Electoral Rules and Minority Representation in U.S. Cities

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Electoral Rules and Minority Representation in U.S. Cities

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Title: Electoral Rules and Minority Representation in U.S. Cities
Author: Trebbi, Francesco; Aghion, Philippe; Alesina, Alberto

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Citation: Trebbi, Francesco, Philippe Aghion, and Alberto Alesina. 2008. Electoral Rules and Minority Representation in U.S. Cities. Quarterly Journal of Economics 123, no. 1: 325-357.
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Abstract: This paper studies the choice of electoral rules and in particular the question of minority representation. Majorities tend to disenfranchise minorities through strategic manipulation of electoral rules. With the aim of explaining changes in electoral rules adopted by U.S. cities, particularly in the South, we show why majorities tend to adopt "winner-take-all" city-wide rules (at-large elections) in response to an increase in the size of the minority when the minority they are facing is relatively small. In this case, for the majority it is more effective to leverage on its sheer size instead of risking conceding representation to voters from minority-elected districts. However, as the minority becomes larger (closer to a fifty-fifty split), the possibility of losing the whole city induces the majority to prefer minority votes to be confined in minority-packed districts. Single-member district rules serve this purpose. We show empirical results consistent with these implications of the model in a novel data set covering U.S. cities and towns from 1930 to 2000.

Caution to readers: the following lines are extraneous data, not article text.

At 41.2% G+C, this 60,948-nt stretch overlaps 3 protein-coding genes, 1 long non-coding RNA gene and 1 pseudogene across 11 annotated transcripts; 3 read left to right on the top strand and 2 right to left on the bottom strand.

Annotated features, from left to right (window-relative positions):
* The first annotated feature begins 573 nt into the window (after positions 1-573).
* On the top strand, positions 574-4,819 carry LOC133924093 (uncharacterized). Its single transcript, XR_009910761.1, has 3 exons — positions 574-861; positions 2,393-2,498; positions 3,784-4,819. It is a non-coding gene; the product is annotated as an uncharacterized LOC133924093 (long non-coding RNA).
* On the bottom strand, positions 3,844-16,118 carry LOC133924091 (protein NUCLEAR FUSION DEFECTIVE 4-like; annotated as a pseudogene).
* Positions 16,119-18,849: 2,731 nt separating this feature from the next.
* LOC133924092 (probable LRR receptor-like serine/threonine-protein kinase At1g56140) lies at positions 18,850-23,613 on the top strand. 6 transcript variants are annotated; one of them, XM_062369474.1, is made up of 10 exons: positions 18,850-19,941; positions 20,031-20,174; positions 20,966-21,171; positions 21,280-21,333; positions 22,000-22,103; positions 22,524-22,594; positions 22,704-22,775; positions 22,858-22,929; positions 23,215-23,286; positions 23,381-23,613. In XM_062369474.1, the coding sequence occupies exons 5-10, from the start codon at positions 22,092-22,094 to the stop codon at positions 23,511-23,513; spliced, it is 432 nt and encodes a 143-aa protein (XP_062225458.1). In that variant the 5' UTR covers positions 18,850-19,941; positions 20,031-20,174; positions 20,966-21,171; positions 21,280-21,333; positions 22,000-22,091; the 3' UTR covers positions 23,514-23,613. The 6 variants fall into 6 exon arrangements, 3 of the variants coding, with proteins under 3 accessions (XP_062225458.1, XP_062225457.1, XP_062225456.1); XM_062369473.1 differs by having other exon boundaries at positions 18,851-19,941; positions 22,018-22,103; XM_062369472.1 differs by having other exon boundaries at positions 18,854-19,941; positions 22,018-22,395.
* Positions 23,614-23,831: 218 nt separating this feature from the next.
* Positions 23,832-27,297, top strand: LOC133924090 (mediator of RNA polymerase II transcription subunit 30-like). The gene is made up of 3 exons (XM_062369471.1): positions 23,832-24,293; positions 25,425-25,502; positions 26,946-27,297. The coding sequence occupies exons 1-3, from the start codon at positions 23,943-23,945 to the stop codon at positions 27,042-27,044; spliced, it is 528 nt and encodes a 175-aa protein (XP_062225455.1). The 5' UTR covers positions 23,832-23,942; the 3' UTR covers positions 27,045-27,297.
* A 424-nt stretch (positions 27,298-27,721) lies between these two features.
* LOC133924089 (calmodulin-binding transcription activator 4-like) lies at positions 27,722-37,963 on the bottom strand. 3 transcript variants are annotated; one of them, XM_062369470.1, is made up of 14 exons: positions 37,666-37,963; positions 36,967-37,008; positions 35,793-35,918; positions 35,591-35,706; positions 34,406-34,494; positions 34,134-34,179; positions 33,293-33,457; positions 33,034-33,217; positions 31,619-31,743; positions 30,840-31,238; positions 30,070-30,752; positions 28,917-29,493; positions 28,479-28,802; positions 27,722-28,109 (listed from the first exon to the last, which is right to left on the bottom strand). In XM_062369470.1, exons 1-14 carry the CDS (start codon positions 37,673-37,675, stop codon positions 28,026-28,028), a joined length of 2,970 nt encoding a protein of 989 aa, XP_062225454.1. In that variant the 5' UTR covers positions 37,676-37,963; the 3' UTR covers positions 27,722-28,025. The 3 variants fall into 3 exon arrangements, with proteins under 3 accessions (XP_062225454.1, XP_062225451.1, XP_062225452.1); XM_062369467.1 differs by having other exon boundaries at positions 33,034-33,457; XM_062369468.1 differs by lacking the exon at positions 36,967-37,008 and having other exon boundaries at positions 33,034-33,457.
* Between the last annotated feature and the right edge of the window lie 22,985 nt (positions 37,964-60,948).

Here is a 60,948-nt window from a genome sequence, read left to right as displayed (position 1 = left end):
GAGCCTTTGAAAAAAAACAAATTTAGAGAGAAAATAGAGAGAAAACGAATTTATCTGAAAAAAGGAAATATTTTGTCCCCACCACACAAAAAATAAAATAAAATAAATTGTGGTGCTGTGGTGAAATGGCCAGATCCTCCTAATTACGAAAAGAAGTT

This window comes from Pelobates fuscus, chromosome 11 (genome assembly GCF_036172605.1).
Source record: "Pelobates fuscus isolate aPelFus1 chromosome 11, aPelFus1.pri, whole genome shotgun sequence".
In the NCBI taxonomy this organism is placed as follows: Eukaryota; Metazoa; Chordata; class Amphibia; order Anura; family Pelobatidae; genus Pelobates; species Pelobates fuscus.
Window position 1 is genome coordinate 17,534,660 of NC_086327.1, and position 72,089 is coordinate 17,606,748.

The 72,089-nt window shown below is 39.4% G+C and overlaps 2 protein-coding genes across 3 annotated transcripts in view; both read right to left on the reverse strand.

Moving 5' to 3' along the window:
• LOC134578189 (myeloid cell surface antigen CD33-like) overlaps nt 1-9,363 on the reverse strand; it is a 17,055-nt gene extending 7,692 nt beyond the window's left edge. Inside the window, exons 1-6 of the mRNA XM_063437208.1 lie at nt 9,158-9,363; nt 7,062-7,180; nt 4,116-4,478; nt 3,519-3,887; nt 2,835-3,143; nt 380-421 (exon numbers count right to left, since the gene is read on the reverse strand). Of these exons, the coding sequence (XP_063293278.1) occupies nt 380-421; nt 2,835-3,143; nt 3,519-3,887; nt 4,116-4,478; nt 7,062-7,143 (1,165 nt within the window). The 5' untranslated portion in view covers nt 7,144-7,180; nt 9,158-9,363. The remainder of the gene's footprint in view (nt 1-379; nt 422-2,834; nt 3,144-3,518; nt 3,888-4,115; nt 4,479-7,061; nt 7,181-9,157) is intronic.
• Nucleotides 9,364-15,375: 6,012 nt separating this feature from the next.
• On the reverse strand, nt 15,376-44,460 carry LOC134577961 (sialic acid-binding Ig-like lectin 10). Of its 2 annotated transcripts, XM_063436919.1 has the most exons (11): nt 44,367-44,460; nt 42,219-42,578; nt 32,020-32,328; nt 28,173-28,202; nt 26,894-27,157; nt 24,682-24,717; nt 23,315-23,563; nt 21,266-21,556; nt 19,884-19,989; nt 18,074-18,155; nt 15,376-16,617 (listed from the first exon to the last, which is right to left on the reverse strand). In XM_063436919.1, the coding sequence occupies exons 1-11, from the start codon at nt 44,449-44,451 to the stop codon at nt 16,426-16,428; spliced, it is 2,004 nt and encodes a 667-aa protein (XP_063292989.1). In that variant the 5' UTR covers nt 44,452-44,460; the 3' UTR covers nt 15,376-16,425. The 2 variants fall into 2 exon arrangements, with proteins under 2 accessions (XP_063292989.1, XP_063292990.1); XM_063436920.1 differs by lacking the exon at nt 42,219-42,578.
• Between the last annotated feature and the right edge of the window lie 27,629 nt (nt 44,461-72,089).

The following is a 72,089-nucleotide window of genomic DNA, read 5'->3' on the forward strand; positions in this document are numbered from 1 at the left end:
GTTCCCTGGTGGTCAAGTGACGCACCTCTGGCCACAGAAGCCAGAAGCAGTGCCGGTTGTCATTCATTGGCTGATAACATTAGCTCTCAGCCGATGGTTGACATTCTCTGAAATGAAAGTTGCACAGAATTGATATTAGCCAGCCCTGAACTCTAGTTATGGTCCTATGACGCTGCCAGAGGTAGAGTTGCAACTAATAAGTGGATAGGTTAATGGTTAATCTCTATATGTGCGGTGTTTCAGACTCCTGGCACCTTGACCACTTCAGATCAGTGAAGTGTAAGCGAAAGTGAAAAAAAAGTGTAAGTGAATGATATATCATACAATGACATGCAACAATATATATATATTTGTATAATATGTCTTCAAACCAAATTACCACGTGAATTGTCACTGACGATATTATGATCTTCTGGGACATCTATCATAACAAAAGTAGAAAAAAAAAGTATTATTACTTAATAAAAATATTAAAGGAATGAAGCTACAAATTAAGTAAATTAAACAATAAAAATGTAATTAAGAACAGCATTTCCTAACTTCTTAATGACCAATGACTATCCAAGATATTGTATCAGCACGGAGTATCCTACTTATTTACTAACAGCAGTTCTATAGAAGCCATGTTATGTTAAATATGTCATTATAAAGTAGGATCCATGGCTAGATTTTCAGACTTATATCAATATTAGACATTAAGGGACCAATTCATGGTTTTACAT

Published Version: http://dx.doi.org/10.1162/qjec.2008.123.1.325
Terms of Use: This article is made available under the terms and conditions applicable to Other Posted Material, as set forth at http://nrs.harvard.edu/urn-3:HUL.InstRepos:dash.current.terms-of-use#LAA
Citable link to this page: http://nrs.harvard.edu/urn-3:HUL.InstRepos:4551793
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